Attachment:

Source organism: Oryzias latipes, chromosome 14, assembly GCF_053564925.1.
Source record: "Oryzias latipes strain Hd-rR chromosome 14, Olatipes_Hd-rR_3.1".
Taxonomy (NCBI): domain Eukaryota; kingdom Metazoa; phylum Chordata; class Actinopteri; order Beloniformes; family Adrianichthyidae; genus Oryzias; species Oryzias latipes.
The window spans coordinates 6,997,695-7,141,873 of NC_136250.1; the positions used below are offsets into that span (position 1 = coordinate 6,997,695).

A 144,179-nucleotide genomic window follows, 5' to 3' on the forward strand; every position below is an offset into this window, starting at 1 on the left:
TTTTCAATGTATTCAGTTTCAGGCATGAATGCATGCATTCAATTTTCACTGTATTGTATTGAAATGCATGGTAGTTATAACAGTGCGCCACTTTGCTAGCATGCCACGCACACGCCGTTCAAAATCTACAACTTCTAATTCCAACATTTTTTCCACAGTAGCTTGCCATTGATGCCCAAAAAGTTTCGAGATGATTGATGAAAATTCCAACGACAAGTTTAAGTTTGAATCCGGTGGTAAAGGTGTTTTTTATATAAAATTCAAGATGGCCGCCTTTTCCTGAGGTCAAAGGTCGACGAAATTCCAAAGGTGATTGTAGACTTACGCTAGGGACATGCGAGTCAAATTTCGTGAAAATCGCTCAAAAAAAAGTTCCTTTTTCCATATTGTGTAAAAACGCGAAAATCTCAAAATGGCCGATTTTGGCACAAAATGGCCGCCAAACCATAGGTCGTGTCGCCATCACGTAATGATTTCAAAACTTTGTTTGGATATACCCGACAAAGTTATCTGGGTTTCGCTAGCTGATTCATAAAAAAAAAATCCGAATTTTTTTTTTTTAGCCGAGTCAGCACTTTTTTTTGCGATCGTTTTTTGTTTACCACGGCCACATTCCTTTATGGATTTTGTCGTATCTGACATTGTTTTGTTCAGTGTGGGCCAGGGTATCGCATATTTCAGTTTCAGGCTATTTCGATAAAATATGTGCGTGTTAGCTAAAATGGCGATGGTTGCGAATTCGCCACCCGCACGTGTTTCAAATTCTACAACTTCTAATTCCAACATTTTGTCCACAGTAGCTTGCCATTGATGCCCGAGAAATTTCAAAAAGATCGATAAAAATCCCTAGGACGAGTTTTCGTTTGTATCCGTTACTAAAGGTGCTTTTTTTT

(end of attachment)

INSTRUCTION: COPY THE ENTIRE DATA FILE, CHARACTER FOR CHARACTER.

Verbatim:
Source organism: Oryzias latipes, chromosome 14, assembly GCF_053564925.1.
Source record: "Oryzias latipes strain Hd-rR chromosome 14, Olatipes_Hd-rR_3.1".
Taxonomy (NCBI): domain Eukaryota; kingdom Metazoa; phylum Chordata; class Actinopteri; order Beloniformes; family Adrianichthyidae; genus Oryzias; species Oryzias latipes.
The window spans coordinates 6,997,695-7,141,873 of NC_136250.1; the positions used below are offsets into that span (position 1 = coordinate 6,997,695).

A 144,179-nucleotide genomic window follows, 5' to 3' on the forward strand; every position below is an offset into this window, starting at 1 on the left:
TTTTCAATGTATTCAGTTTCAGGCATGAATGCATGCATTCAATTTTCACTGTATTGTATTGAAATGCATGGTAGTTATAACAGTGCGCCACTTTGCTAGCATGCCACGCACACGCCGTTCAAAATCTACAACTTCTAATTCCAACATTTTTTCCACAGTAGCTTGCCATTGATGCCCAAAAAGTTTCGAGATGATTGATGAAAATTCCAACGACAAGTTTAAGTTTGAATCCGGTGGTAAAGGTGTTTTTTATATAAAATTCAAGATGGCCGCCTTTTCCTGAGGTCAAAGGTCGACGAAATTCCAAAGGTGATTGTAGACTTACGCTAGGGACATGCGAGTCAAATTTCGTGAAAATCGCTCAAAAAAAAGTTCCTTTTTCCATATTGTGTAAAAACGCGAAAATCTCAAAATGGCCGATTTTGGCACAAAATGGCCGCCAAACCATAGGTCGTGTCGCCATCACGTAATGATTTCAAAACTTTGTTTGGATATACCCGACAAAGTTATCTGGGTTTCGCTAGCTGATTCATAAAAAAAAAATCCGAATTTTTTTTTTTTAGCCGAGTCAGCACTTTTTTTTGCGATCGTTTTTTGTTTACCACGGCCACATTCCTTTATGGATTTTGTCGTATCTGACATTGTTTTGTTCAGTGTGGGCCAGGGTATCGCATATTTCAGTTTCAGGCTATTTCGATAAAATATGTGCGTGTTAGCTAAAATGGCGATGGTTGCGAATTCGCCACCCGCACGTGTTTCAAATTCTACAACTTCTAATTCCAACATTTTGTCCACAGTAGCTTGCCATTGATGCCCGAGAAATTTCAAAAAGATCGATAAAAATCCCTAGGACGAGTTTTCGTTTGTATCCGTTACTAAAGGTGCTTTTTTTT